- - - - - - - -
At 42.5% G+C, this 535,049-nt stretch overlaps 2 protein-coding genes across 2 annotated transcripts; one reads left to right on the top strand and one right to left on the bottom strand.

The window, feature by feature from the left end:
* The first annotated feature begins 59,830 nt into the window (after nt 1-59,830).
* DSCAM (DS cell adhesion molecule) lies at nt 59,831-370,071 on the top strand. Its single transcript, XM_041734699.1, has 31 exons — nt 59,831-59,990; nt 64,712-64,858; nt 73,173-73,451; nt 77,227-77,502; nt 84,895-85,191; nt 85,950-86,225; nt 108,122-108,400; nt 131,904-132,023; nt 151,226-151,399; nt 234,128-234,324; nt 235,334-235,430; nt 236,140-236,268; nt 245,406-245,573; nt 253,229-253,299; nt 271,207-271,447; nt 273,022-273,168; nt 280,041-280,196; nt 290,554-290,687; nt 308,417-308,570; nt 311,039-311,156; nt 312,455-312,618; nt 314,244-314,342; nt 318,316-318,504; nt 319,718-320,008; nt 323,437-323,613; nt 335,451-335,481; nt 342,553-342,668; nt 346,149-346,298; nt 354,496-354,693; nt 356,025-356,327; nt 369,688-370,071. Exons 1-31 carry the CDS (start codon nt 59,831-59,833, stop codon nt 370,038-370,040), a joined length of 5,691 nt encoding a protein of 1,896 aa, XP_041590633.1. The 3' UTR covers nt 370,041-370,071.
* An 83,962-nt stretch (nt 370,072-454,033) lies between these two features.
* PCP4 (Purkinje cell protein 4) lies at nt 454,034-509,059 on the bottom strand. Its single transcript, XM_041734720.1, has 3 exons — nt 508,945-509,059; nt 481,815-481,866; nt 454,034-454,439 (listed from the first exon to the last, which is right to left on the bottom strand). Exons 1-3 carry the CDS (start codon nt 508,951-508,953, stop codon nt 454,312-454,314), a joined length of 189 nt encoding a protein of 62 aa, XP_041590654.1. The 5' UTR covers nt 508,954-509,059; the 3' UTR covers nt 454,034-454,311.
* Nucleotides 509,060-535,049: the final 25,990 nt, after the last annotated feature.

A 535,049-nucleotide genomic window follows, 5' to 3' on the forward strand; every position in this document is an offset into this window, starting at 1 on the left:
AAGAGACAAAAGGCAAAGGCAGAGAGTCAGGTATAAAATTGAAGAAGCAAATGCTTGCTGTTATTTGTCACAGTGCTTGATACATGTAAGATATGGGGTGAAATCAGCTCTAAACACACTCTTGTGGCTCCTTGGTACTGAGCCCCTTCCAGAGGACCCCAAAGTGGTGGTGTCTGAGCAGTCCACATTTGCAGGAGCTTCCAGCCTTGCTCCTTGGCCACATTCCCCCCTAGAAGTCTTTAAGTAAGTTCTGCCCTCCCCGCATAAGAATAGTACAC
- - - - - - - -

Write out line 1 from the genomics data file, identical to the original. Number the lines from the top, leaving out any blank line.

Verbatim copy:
At 42.5% G+C, this 535,049-nt stretch overlaps 2 protein-coding genes across 2 annotated transcripts; one reads left to right on the top strand and one right to left on the bottom strand.